Earlier this week, Emmy-award-winning filmmaker Jamie Doran was on a precarious journey into the mountains just outside the western city of Herat, Afghanistan, to meet the Taliban’s strongest military leader who controls most of Helmand, Kandahar and seven other provinces, Mullah Neazy.
Despite the seriousness of the occasion, his ‘guards’ wanted to speak about a matter of great importance to them: who did he think the next manager of Celtic is going to be. Doran and his cameraman from Madrid were flabbergasted. But it turns out that there is a major contingent of Celtic fans in the city which borders with Iran – one of the few things that unites the two warring sides.
“It was a pretty bizarre situation," said Jamie. "They seemed just like ordinary blokes in many ways, wanting to know which team I supported. They’d obviously spotted the Celtic top underneath my tunic and, when I confirmed this to them, they couldn’t stop talking about Odsonne Edouard, Scott Brown (“he is a very strong leader”) and a couple of other players. But the biggest topic was the new manager.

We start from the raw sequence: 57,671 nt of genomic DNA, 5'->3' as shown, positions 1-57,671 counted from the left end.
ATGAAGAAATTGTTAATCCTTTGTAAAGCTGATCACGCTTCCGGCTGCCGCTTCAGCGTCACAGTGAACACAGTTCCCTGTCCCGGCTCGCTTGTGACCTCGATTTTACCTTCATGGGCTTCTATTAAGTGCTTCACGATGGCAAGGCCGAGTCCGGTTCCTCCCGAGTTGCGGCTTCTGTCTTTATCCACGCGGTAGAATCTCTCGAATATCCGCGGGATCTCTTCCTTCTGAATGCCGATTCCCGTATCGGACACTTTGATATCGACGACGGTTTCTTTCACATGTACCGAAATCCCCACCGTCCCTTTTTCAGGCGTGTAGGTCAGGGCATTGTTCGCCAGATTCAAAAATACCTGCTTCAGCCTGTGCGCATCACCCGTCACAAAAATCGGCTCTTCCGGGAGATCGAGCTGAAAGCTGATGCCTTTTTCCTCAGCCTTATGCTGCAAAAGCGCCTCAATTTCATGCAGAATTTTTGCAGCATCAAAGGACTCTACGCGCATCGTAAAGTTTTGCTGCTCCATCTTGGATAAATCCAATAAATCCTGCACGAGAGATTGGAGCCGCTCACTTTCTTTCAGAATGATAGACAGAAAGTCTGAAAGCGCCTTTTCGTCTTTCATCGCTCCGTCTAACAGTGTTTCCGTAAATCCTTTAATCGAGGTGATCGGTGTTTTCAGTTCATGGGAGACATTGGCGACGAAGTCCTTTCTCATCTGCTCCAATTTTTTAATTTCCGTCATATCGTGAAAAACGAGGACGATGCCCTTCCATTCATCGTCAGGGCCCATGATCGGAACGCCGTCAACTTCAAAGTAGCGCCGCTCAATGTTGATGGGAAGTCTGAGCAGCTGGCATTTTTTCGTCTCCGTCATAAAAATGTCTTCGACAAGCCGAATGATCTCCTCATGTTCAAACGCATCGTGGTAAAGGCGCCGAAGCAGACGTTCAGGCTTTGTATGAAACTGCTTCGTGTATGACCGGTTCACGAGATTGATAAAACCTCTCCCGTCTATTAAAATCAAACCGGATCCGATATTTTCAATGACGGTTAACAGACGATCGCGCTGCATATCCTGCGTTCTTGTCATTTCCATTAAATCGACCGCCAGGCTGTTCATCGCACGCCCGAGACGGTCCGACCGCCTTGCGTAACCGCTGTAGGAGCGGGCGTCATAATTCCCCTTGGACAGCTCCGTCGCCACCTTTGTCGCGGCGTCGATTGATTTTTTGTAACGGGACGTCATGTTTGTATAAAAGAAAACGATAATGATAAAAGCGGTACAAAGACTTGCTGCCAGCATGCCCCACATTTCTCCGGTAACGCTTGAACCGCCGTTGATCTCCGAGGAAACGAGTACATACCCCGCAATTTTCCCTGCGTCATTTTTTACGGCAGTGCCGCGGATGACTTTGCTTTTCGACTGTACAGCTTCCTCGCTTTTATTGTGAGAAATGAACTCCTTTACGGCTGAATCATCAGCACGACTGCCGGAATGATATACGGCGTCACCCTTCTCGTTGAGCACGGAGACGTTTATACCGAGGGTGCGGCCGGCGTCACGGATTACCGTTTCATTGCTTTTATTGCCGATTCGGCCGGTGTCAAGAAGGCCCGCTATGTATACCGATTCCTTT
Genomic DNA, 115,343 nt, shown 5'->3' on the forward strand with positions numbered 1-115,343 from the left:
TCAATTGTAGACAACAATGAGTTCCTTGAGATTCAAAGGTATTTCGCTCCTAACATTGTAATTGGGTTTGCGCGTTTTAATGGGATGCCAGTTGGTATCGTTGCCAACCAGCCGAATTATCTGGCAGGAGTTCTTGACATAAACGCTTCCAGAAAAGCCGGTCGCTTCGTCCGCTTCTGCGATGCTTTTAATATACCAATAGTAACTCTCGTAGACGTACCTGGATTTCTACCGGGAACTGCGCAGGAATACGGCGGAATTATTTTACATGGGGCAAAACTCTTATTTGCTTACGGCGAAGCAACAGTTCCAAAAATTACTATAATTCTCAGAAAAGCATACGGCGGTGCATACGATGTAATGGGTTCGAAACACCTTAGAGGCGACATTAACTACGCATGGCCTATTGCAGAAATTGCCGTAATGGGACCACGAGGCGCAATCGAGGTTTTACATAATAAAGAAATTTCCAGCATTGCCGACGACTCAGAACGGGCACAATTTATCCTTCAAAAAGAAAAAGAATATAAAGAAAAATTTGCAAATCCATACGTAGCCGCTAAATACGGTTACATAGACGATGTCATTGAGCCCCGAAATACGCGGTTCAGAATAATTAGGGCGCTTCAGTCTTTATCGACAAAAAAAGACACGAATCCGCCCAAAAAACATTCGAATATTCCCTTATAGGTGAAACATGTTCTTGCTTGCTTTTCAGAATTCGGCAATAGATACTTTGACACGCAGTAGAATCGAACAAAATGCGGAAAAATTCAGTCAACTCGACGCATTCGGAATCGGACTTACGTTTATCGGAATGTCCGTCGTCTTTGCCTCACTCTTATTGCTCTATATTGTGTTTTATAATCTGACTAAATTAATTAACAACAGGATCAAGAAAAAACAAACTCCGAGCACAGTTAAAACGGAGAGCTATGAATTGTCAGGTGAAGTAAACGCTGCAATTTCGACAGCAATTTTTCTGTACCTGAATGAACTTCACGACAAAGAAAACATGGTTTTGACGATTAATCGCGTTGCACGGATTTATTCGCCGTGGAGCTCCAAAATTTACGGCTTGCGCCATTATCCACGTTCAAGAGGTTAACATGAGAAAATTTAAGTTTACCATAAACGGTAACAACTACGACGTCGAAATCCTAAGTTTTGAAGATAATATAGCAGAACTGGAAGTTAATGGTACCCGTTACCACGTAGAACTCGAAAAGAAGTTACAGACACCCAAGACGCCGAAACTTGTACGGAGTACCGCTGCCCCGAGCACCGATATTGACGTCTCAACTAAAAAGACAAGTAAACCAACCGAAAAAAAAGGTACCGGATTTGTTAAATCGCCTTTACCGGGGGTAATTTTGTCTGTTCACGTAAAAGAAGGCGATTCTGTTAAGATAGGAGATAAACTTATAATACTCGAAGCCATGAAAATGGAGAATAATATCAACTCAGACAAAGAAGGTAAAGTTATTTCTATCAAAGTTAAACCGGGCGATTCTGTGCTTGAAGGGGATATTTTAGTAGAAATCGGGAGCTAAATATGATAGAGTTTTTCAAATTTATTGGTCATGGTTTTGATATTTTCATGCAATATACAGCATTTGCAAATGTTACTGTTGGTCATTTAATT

“They’d heard of Eddie Howe, but wondered why we weren’t going for someone more famous. I wasn’t about to disagree with them.” Jamie Doran's 'The Fans Who Make Football' series featured an episode about The Bhoys (below) with a strong focus on the Grand Old Team's Belfast supporters.
Doran’s journey with reporter Najibullah Quraishi and cameraman Miguel Landa Atero took him on a gruelling hill climb, passing twelve Taliban checkpoints before reaching their mountain base. The interview with famed Taliban veteran Neazy will be part of a documentary expected to broadcast end of May/early June.
“From what I could gather, their fascination with the club stems from the support Celtic fans have given to the Palestinian cause over the years. This is close to the heart of all Muslims and the backing from the Celtic diaspora has obviously struck a chord.”